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Comptek Research Inc. has won a $3.6 million subcontract to provide mission planning software for a new air-launched cruise missile, the West Seneca-based defense electronics company announced Tuesday.

Comptek's software unit in Hollywood, Md., will develop the system for Lockheed Martin Integrated Systems under a contract that runs through February 2001.

"We're essentially providing software and expertise for the (missile) guidance system," said Christopher Head, Comptek's executive vice president.

Mission planning, a speciality of Comptek PRB Associates in Maryland, involves calculating air war tradeoffs like fuel and explosives under different weather conditions and mission targets.

"That's a capability we picked up as a result of that (PRB) acquisition and they're very good at it," Head said. Comptek acquired PRB Associates in 1998.

The air-launched weapon, the Joint Air-to-Surface Standoff Missile (JASSM), will let Navy and Air Force pilots shoot at targets on the ground from 100 miles away, presumably out of range of air defense systems. Lockheed Martin Corp. is scheduled to build 2,400 of the missiles under a $2 billion contract, with production starting in mid-2000.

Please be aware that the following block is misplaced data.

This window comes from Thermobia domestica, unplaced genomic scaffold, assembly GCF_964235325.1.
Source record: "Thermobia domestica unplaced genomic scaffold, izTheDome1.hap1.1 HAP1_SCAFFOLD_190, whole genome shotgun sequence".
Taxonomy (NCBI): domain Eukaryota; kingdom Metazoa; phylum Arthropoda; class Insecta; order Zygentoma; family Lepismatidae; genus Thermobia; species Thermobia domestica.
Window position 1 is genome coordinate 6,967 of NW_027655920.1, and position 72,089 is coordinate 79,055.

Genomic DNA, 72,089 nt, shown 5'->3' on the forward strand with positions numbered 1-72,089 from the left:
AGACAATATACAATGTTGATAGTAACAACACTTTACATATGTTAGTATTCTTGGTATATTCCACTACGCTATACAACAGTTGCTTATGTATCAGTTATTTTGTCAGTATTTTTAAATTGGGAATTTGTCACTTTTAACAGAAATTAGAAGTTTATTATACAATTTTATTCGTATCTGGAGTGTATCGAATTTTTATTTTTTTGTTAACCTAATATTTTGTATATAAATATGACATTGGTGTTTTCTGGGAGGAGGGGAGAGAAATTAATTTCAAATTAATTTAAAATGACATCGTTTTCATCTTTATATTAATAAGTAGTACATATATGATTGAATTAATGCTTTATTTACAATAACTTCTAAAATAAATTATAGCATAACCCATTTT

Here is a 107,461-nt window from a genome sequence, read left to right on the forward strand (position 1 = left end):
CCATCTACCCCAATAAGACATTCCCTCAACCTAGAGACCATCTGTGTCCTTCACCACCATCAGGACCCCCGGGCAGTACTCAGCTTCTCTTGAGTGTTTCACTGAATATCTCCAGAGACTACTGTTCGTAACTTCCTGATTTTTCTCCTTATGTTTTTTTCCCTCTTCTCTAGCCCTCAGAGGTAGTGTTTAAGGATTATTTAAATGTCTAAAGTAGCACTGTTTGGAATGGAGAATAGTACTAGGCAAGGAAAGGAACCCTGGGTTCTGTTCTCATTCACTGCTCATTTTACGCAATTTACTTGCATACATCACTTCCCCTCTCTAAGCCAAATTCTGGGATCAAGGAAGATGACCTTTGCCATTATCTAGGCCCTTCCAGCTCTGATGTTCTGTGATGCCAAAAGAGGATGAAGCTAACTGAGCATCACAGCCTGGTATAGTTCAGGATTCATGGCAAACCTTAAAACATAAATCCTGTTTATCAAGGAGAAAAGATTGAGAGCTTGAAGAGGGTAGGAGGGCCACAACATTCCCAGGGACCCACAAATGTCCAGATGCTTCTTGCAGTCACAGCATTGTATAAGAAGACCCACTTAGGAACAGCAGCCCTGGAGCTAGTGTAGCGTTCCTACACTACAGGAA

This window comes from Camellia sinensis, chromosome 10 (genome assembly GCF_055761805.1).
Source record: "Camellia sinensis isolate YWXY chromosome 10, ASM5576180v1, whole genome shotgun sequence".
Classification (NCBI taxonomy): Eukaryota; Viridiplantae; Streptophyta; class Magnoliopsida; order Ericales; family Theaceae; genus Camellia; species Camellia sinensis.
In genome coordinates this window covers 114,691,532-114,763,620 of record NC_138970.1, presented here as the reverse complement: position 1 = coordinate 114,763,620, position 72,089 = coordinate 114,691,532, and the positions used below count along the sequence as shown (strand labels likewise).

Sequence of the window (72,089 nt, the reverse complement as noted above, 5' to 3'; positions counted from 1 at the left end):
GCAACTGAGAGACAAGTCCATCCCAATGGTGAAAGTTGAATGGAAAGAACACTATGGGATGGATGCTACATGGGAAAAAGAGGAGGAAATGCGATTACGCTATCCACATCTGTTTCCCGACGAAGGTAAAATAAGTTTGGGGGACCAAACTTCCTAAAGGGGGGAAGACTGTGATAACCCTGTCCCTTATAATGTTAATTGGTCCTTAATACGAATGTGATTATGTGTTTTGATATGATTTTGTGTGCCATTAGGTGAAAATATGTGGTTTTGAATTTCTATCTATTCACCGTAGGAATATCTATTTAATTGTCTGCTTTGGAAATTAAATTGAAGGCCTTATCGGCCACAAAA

Comptek may receive follow-on work after the initial performance period expires, Head said.

Comptek stock got little bounce from the announcement, rising 1/1 6 Tuesday to close at 8 3/1 6.

The award comes amid good times for Comptek, which reported a 52 percent increase in profits during the quarter that ended on July 2, boosted by targeting systems used in Kosovo.

In July, the company announced it won a $11.1 million engineering services contract from the U.S. Navy to evaluate shipboard combat direction systems.

In March, Comptek completed a $30 million acquisition of fellow defense electronics maker Amherst Systems Inc., giving the company about 1,200 employees nationwide and annual sales of $140 million.

On the next frontier, Comptek hopes to parlay its experience with U.S. weapons systems into sales to U.S. allies, Head said. The many U.S.-built F-15s, F-16s and F-18s in use worldwide represent a potential market for Comptek target and mission planning systems, he said.

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